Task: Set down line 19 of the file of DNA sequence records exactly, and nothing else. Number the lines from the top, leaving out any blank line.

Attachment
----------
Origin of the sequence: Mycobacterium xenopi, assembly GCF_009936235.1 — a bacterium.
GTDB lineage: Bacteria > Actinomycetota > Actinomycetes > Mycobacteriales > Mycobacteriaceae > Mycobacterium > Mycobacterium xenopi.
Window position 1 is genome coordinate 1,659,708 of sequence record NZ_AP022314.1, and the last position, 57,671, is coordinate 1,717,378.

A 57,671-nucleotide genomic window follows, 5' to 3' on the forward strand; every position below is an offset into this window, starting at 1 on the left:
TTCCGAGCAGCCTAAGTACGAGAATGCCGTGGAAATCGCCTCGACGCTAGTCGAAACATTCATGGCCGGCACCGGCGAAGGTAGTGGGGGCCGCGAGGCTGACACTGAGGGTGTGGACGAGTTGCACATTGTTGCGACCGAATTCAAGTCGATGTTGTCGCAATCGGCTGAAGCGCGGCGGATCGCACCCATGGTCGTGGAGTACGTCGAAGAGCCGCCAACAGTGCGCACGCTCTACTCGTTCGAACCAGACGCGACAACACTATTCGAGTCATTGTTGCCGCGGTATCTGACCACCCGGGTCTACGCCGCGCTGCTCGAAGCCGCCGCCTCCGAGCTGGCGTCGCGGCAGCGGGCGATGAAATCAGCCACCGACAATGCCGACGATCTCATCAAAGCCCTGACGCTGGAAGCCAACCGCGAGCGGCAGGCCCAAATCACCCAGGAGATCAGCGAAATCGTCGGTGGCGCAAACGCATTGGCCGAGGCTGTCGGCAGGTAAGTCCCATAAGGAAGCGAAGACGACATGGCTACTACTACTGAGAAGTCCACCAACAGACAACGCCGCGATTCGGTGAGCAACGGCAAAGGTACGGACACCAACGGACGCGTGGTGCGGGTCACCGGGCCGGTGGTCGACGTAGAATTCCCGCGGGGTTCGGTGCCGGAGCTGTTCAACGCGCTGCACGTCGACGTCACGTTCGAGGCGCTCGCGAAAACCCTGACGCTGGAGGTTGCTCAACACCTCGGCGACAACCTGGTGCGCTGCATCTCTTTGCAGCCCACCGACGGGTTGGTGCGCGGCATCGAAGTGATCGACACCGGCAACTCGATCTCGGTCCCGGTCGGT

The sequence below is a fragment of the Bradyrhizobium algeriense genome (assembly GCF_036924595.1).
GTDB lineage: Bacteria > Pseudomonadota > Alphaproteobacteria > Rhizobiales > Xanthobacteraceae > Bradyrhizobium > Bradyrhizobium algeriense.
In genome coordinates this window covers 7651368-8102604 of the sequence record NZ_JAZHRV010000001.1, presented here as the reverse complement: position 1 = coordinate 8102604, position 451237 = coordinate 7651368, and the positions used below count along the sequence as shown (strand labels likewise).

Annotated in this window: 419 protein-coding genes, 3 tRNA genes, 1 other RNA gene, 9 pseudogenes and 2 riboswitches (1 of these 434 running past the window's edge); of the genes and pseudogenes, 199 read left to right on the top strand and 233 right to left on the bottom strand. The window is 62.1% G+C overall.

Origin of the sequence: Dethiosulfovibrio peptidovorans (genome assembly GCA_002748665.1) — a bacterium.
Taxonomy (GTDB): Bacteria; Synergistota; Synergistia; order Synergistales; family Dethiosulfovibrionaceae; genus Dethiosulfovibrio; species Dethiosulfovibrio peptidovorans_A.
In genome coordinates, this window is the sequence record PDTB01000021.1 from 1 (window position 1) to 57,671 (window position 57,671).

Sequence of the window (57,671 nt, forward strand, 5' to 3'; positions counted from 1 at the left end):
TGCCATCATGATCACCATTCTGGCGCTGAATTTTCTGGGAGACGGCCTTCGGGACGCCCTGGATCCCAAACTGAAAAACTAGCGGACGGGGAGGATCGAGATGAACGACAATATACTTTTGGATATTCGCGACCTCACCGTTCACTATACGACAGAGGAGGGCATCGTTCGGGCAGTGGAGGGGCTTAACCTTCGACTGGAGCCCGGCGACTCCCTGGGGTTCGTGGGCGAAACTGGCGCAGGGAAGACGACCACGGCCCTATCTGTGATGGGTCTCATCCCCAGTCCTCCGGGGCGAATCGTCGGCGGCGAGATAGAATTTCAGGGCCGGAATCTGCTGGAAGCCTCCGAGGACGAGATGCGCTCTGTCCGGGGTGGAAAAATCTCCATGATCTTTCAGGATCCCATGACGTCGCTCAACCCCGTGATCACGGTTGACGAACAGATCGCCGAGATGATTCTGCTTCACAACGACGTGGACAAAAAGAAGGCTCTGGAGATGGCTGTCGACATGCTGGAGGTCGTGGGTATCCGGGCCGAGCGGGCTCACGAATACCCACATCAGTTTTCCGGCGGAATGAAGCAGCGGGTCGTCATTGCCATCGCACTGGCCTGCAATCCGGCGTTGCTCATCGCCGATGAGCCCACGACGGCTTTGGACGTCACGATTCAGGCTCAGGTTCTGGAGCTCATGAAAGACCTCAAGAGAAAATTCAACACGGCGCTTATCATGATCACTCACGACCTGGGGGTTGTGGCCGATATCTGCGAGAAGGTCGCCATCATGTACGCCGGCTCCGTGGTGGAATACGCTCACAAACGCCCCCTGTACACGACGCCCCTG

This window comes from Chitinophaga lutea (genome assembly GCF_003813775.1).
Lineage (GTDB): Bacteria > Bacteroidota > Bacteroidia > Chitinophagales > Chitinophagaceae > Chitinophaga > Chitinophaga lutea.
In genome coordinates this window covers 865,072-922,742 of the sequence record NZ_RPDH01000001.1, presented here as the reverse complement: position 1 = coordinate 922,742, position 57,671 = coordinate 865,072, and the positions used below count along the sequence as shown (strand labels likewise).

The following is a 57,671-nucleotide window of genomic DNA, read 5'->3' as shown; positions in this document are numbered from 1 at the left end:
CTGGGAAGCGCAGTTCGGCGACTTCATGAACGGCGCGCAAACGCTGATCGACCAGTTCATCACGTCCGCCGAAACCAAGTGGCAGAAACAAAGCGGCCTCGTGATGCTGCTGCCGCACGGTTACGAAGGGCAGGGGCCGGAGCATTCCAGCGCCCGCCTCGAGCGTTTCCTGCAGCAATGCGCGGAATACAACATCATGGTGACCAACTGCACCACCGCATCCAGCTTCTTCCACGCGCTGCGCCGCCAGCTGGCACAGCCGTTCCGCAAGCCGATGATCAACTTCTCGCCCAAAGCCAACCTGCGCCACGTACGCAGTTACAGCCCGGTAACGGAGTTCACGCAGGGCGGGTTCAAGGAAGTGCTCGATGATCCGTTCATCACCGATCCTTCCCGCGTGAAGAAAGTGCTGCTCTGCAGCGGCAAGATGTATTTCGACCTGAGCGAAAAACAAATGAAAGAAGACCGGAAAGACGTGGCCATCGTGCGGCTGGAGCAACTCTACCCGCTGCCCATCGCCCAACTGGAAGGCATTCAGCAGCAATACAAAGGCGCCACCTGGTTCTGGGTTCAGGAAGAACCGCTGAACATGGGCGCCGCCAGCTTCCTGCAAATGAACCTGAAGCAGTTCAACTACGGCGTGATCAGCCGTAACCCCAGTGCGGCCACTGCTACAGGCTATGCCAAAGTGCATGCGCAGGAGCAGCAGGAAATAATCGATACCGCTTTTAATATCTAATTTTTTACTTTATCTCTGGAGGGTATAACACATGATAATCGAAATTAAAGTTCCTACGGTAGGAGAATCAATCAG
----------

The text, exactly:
CTGGGAAGCGCAGTTCGGCGACTTCATGAACGGCGCGCAAACGCTGATCGACCAGTTCATCACGTCCGCCGAAACCAAGTGGCAGAAACAAAGCGGCCTCGTGATGCTGCTGCCGCACGGTTACGAAGGGCAGGGGCCGGAGCATTCCAGCGCCCGCCTCGAGCGTTTCCTGCAGCAATGCGCGGAATACAACATCATGGTGACCAACTGCACCACCGCATCCAGCTTCTTCCACGCGCTGCGCCGCCAGCTGGCACAGCCGTTCCGCAAGCCGATGATCAACTTCTCGCCCAAAGCCAACCTGCGCCACGTACGCAGTTACAGCCCGGTAACGGAGTTCACGCAGGGCGGGTTCAAGGAAGTGCTCGATGATCCGTTCATCACCGATCCTTCCCGCGTGAAGAAAGTGCTGCTCTGCAGCGGCAAGATGTATTTCGACCTGAGCGAAAAACAAATGAAAGAAGACCGGAAAGACGTGGCCATCGTGCGGCTGGAGCAACTCTACCCGCTGCCCATCGCCCAACTGGAAGGCATTCAGCAGCAATACAAAGGCGCCACCTGGTTCTGGGTTCAGGAAGAACCGCTGAACATGGGCGCCGCCAGCTTCCTGCAAATGAACCTGAAGCAGTTCAACTACGGCGTGATCAGCCGTAACCCCAGTGCGGCCACTGCTACAGGCTATGCCAAAGTGCATGCGCAGGAGCAGCAGGAAATAATCGATACCGCTTTTAATATCTAATTTTTTACTTTATCTCTGGAGGGTATAACACATGATAATCGAAATTAAAGTTCCTACGGTAGGAGAATCAATCAG